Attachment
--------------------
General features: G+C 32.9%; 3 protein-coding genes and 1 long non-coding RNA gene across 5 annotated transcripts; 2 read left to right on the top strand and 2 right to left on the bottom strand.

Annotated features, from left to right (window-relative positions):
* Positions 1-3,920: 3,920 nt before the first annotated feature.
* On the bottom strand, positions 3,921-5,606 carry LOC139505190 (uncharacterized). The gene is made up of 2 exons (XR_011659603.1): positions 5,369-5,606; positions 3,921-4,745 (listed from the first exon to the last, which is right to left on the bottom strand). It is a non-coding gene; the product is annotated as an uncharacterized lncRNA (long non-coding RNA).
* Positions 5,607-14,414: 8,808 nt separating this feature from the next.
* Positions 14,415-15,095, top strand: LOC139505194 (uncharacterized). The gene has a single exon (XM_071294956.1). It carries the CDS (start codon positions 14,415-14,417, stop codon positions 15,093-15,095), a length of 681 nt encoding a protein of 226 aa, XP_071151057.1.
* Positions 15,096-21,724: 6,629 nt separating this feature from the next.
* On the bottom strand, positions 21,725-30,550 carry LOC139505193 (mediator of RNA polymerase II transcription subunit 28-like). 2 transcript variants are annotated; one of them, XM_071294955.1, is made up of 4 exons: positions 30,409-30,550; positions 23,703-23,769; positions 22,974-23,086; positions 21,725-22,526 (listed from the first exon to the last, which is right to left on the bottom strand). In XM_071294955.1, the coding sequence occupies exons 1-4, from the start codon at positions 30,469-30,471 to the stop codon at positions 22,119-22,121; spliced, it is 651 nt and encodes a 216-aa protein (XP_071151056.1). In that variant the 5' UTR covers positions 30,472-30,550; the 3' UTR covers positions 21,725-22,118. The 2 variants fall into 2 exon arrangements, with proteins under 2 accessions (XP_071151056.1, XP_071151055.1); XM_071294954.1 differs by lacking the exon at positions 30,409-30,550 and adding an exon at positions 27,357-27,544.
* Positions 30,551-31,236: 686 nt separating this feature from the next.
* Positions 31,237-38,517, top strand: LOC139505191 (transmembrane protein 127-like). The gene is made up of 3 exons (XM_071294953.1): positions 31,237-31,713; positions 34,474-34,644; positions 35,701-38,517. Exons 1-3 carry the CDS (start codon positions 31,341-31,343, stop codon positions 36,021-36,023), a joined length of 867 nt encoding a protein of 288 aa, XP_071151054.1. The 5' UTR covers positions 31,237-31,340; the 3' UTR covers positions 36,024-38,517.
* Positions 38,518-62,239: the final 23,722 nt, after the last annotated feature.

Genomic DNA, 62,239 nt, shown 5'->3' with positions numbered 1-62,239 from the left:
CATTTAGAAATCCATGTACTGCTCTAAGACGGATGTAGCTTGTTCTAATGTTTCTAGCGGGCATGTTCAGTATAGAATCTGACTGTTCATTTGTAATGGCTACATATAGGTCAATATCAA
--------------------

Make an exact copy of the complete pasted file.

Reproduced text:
General features: G+C 32.9%; 3 protein-coding genes and 1 long non-coding RNA gene across 5 annotated transcripts; 2 read left to right on the top strand and 2 right to left on the bottom strand.

Annotated features, from left to right (window-relative positions):
* Positions 1-3,920: 3,920 nt before the first annotated feature.
* On the bottom strand, positions 3,921-5,606 carry LOC139505190 (uncharacterized). The gene is made up of 2 exons (XR_011659603.1): positions 5,369-5,606; positions 3,921-4,745 (listed from the first exon to the last, which is right to left on the bottom strand). It is a non-coding gene; the product is annotated as an uncharacterized lncRNA (long non-coding RNA).
* Positions 5,607-14,414: 8,808 nt separating this feature from the next.
* Positions 14,415-15,095, top strand: LOC139505194 (uncharacterized). The gene has a single exon (XM_071294956.1). It carries the CDS (start codon positions 14,415-14,417, stop codon positions 15,093-15,095), a length of 681 nt encoding a protein of 226 aa, XP_071151057.1.
* Positions 15,096-21,724: 6,629 nt separating this feature from the next.
* On the bottom strand, positions 21,725-30,550 carry LOC139505193 (mediator of RNA polymerase II transcription subunit 28-like). 2 transcript variants are annotated; one of them, XM_071294955.1, is made up of 4 exons: positions 30,409-30,550; positions 23,703-23,769; positions 22,974-23,086; positions 21,725-22,526 (listed from the first exon to the last, which is right to left on the bottom strand). In XM_071294955.1, the coding sequence occupies exons 1-4, from the start codon at positions 30,469-30,471 to the stop codon at positions 22,119-22,121; spliced, it is 651 nt and encodes a 216-aa protein (XP_071151056.1). In that variant the 5' UTR covers positions 30,472-30,550; the 3' UTR covers positions 21,725-22,118. The 2 variants fall into 2 exon arrangements, with proteins under 2 accessions (XP_071151056.1, XP_071151055.1); XM_071294954.1 differs by lacking the exon at positions 30,409-30,550 and adding an exon at positions 27,357-27,544.
* Positions 30,551-31,236: 686 nt separating this feature from the next.
* Positions 31,237-38,517, top strand: LOC139505191 (transmembrane protein 127-like). The gene is made up of 3 exons (XM_071294953.1): positions 31,237-31,713; positions 34,474-34,644; positions 35,701-38,517. Exons 1-3 carry the CDS (start codon positions 31,341-31,343, stop codon positions 36,021-36,023), a joined length of 867 nt encoding a protein of 288 aa, XP_071151054.1. The 5' UTR covers positions 31,237-31,340; the 3' UTR covers positions 36,024-38,517.
* Positions 38,518-62,239: the final 23,722 nt, after the last annotated feature.

Genomic DNA, 62,239 nt, shown 5'->3' with positions numbered 1-62,239 from the left:
CATTTAGAAATCCATGTACTGCTCTAAGACGGATGTAGCTTGTTCTAATGTTTCTAGCGGGCATGTTCAGTATAGAATCTGACTGTTCATTTGTAATGGCTACATATAGGTCAATATCAA